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The role of classification in the modern American library : papers presented at an institute conducted by the University of Illinois Graduate School of Library Science, November 1-4, 1959 (Volume 1959) online

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be less necessity for large, closely classified collections supported
by special classification schemes and catalogues.

It is not the purpose of this paper to criticize or evaluate any of
the classification schemes used by large public or university libraries.
I do want to say, however, that in the special library world the silence
which seems to brood over the subject of classification is explained,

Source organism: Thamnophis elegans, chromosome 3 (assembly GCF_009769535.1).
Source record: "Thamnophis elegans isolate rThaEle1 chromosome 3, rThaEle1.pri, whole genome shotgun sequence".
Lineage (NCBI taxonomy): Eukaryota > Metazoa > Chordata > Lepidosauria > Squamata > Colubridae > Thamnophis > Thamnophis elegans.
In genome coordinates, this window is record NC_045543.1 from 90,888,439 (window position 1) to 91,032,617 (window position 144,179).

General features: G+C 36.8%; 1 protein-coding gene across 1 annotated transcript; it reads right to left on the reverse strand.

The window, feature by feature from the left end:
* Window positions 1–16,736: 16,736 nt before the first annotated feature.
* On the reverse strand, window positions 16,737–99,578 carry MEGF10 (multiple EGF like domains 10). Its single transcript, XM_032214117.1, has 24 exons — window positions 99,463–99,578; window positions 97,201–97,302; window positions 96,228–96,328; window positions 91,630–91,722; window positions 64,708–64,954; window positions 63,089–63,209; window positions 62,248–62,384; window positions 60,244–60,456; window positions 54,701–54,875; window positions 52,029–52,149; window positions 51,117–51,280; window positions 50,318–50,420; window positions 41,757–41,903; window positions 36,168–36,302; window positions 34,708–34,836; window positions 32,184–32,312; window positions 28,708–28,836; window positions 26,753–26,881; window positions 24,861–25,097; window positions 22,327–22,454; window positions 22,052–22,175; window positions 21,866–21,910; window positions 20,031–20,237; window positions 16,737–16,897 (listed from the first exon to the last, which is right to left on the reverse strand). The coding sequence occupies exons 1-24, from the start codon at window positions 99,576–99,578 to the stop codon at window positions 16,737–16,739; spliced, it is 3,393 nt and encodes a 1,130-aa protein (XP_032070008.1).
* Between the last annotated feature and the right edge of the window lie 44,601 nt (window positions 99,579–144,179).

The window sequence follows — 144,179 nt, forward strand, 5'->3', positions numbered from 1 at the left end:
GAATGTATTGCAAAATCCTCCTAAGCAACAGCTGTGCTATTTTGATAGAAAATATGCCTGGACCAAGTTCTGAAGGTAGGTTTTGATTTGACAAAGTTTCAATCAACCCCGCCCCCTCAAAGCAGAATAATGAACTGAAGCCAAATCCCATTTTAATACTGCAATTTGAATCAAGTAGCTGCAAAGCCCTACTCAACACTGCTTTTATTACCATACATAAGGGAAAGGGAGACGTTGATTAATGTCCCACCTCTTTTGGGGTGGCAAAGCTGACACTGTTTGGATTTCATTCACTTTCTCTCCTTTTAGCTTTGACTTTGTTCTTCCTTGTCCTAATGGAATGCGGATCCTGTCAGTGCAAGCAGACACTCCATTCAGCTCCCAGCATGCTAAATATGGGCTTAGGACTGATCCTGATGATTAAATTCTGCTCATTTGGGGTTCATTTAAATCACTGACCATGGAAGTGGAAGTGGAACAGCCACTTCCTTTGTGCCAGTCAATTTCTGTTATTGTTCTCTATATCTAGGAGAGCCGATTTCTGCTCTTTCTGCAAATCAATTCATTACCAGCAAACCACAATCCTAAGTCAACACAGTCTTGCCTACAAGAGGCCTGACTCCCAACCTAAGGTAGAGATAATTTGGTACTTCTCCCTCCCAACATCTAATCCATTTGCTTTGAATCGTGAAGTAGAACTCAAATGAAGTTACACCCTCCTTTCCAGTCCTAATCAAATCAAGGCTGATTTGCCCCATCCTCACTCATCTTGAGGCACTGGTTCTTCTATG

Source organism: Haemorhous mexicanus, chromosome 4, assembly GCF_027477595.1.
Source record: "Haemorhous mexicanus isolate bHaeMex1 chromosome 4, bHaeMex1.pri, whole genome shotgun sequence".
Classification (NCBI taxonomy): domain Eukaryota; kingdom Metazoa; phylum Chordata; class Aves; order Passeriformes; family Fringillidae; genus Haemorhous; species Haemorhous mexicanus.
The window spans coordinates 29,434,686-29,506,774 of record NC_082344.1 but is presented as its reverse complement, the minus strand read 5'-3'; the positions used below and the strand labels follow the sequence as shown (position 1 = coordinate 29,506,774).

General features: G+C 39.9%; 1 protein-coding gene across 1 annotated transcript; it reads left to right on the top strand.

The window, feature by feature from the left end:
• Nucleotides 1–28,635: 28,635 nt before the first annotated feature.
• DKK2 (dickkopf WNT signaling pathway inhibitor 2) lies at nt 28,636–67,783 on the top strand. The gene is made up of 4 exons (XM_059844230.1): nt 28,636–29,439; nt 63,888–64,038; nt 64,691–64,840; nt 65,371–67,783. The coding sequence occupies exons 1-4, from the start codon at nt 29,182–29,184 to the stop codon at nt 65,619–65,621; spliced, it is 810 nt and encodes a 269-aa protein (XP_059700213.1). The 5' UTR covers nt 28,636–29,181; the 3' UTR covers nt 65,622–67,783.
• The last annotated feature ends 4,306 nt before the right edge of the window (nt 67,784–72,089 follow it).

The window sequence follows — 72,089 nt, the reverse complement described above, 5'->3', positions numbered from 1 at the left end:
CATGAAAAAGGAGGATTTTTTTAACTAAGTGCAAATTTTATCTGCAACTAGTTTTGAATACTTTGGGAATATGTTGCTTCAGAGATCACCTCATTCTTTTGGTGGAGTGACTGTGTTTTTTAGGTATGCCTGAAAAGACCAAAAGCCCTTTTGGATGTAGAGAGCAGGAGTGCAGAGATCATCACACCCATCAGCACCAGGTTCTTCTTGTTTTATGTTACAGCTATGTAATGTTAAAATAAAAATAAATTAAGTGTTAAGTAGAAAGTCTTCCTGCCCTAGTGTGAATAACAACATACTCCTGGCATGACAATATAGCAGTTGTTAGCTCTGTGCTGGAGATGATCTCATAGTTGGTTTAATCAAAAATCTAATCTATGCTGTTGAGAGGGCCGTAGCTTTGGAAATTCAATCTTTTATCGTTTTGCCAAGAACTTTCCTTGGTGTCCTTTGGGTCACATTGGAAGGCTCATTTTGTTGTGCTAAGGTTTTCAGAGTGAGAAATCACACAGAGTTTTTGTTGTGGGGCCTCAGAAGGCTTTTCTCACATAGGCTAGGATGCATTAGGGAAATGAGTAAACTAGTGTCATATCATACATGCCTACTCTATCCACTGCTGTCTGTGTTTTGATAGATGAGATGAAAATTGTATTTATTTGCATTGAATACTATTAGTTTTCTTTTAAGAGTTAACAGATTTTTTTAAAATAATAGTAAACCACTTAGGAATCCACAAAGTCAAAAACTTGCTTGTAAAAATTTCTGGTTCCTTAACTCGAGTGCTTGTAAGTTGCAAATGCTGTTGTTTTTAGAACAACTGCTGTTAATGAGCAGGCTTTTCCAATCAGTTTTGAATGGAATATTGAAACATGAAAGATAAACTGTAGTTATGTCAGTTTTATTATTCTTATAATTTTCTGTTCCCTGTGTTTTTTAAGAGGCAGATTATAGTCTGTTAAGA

in part at least, by the 20% who are members of the research family
by birth, and the 20% who are members of it by adoption. These li-
braries find fault with the systems used, but extensive departures
would entail consequences which they do not care to face. We are
guilty ourselves. We try to unload the responsibility on somebody
else. We wish devoutly that somebody would put L.C. numbers on
cards made by the Bureau of Railway Economics and oh, how we wish
that the Library of Congress would get on with the K schedule.

But what about the rest of the libraries - the ones that exist by
reason of their usefulness to the business which supports them, the
ones whose major responsibility is to serve each his own master?
Miss Kinder takes another step in describing them when she says:
"Some less typical functions are records management and the ar-